Viet Nam News
HCM CITY — HCM City must develop a roadmap to restrict the use of personal vehicles, especially motorbikes, experts have urged.
Speaking at a seminar in the city on Thursday, Dr Lương Hoài Nam, an economist, said, “The city should never wait to improve public transport before trying to restrict personal vehicles.”
The boom in the number of motorbikes in Việt Nam has been attributed to the authorities’ failure in developing public transport, he said.
“There are a number of misconceptions among personal vehicle users. They say the Government must develop advanced public transport before demanding that citizens stop using personal vehicles,” Nam said.
He said that businesses were reluctant to take risks and invest in public buses, and most people preferred using personal vehicles because of convenience.
However, since the streets in the city are packed with motorbikes, there will be no space left to operate more buses unless action is taken.
Buses and motorbikes do not co-exist well, as motorbikes are not viewed as a safe and comfortable means of transport, he said.
Public buses would be the best substitution to meet travel demand, he added.
Dr Phạm Xuân Mai, former head of the Traffic Engineering Department at HCM City Polytechnic University, said he had discussed the traffic issue at many seminars in the last 15 years, but the city has not resolved the problem, while the number of motorbikes has increased day after day.
National Assembly deputy Trần Du Lịch, director of the Institute of Economics, said, “We have been discussing this topic for years, but no specific roadmap to reduce the use of personal vehicles has been created.”
To resolve the problem, the Government should create “obstacles” for personal vehicle commuters, which would encourage the use of public transport, he added.
For example, commuters on motorbikes should never be allowed to park their bikes or autos in the centre of the city, he said, adding that they should be required to walk for 15- 30 minutes to their destination.
“People today are too lazy to walk. They are also selfish. They never want to leave their motorbikes as they are so convenient,” he said. “We will not be able to improve public transport unless we restrict the use of personal vehicles first.”
Nam said the city should improve the public bus system as it steps up efforts to restrict the use of personal vehicles. The first subway line of the metro will not be available for another three years, he added.
Based on experience in public transport in Hong Kong and Singapore, a subway alone cannot meet travel demand of people in HCM City. Public buses can resolve traffic congestion effectively, Nam said.
Worsening traffic congestion has been caused by poor management, short-term planning, and overloading of vehicles on most roads in the city, especially during rush hour.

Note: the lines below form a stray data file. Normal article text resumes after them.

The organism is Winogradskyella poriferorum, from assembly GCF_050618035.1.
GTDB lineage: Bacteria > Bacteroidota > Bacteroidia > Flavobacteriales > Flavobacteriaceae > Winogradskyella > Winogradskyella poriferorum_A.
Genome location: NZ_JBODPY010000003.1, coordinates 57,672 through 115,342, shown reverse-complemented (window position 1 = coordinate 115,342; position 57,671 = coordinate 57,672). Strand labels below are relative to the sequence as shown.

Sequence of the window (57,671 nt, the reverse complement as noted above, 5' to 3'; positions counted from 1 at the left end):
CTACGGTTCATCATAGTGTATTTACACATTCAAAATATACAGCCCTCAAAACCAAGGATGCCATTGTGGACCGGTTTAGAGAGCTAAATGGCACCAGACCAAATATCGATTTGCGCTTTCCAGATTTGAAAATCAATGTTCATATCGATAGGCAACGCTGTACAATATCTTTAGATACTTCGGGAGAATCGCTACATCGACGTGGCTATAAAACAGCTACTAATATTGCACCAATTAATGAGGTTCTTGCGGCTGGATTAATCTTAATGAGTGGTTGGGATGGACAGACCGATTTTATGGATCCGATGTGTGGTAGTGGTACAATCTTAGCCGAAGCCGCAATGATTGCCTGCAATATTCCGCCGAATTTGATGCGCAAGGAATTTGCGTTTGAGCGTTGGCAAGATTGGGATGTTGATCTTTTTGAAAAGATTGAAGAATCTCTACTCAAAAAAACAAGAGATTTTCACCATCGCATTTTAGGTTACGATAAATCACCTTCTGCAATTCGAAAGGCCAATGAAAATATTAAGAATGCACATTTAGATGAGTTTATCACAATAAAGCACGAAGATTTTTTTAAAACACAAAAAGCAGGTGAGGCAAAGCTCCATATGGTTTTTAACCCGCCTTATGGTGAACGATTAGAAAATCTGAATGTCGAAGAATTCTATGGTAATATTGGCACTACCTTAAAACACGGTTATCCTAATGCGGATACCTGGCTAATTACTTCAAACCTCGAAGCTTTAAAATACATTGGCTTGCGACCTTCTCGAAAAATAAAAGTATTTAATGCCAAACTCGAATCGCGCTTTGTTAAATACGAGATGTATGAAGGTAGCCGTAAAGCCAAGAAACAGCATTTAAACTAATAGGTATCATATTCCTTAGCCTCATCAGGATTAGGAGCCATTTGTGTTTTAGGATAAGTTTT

Nam said the city should improve road infrastructure and better manage urban planning, especially land use.
To do it effectively, the city should conduct research on consumer demand for travel, improve co-operation among agencies, and develop a master plan for traffic with a clear roadmap, he said.
The number of personal vehicles has increased over the years. In 2010, HCM City had 4.89 million personal vehicles, including 440,000 cars and 4.45 million motorbikes.
In 2013, the city had 6.4 million personal vehicles, of which 5.87 million were motorbikes, accounting for 91.7 per cent of the total number of vehicles. The rest were automobiles.
By November 2014, the number of personal vehicles had increased to 6.95 million, including 580,000 automobiles and 6.37 million motorbikes.
As of last month, the city had nearly 8 million vehicles, of which motorbikes accounted for 92 per cent of the total vehicles. The number of motorbikes increased by 5.4 per cent compared to the same period last year.
Last year, the number of passengers using public buses was only 567 million, a drop of 1.39 per cent over the previous year, according to the Department of Transport.
Most families in HCM City own at least one motorbike.
Bùi Xuân Cường, deputy director of the Department of Transport, said the department would take into consideration all the measures proposed at the seminar.
The department has submitted a plan on restricting the use of personal vehicles.
Under the plan, a special consumption tariff and other fees imposed on personal vehicles would be raised, and an environmental fee (to mitigate air and noise pollution caused by personal vehicles) would also be applied.
The department plans to limit the number of newly licensed vehicles through an annual quota, and require each citizen who wants to buy a new motorbike or car to bid for vehicle ownership.
Once approved for ownership, they will be required to pay a fee to drive the vehicle.
Those who live in inner HCM City must prove that they have access to parking space before they register the car for use.
The city’s Department of Transportation has also proposed setting a deadline for motorbike use to cut down on air pollution.
Cường also said that he hoped this would be the last seminar to discuss the issue as the city has been discussing the problem for years but nothing significant had happened. — VNS